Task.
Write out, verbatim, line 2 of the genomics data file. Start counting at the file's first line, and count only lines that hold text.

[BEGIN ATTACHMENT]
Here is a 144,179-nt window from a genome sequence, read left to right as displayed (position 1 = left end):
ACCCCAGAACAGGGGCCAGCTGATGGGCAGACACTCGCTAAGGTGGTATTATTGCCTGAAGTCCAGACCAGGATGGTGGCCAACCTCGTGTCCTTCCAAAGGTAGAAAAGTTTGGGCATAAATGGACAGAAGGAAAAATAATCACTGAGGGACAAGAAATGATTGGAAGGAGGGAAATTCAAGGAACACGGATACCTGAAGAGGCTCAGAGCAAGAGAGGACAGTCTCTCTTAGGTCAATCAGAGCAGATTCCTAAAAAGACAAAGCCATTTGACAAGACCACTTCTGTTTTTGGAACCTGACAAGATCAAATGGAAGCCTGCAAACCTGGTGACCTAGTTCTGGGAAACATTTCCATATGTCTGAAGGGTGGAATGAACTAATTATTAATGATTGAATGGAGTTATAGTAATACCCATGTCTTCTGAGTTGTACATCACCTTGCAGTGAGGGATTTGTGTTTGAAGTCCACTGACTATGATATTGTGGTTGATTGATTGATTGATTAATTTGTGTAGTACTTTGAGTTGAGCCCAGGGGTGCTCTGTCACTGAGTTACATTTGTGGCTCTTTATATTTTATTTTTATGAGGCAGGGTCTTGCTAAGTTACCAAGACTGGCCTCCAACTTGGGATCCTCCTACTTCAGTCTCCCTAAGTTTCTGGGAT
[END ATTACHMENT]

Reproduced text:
ACCCCAGAACAGGGGCCAGCTGATGGGCAGACACTCGCTAAGGTGGTATTATTGCCTGAAGTCCAGACCAGGATGGTGGCCAACCTCGTGTCCTTCCAAAGGTAGAAAAGTTTGGGCATAAATGGACAGAAGGAAAAATAATCACTGAGGGACAAGAAATGATTGGAAGGAGGGAAATTCAAGGAACACGGATACCTGAAGAGGCTCAGAGCAAGAGAGGACAGTCTCTCTTAGGTCAATCAGAGCAGATTCCTAAAAAGACAAAGCCATTTGACAAGACCACTTCTGTTTTTGGAACCTGACAAGATCAAATGGAAGCCTGCAAACCTGGTGACCTAGTTCTGGGAAACATTTCCATATGTCTGAAGGGTGGAATGAACTAATTATTAATGATTGAATGGAGTTATAGTAATACCCATGTCTTCTGAGTTGTACATCACCTTGCAGTGAGGGATTTGTGTTTGAAGTCCACTGACTATGATATTGTGGTTGATTGATTGATTGATTAATTTGTGTAGTACTTTGAGTTGAGCCCAGGGGTGCTCTGTCACTGAGTTACATTTGTGGCTCTTTATATTTTATTTTTATGAGGCAGGGTCTTGCTAAGTTACCAAGACTGGCCTCCAACTTGGGATCCTCCTACTTCAGTCTCCCTAAGTTTCTGGGAT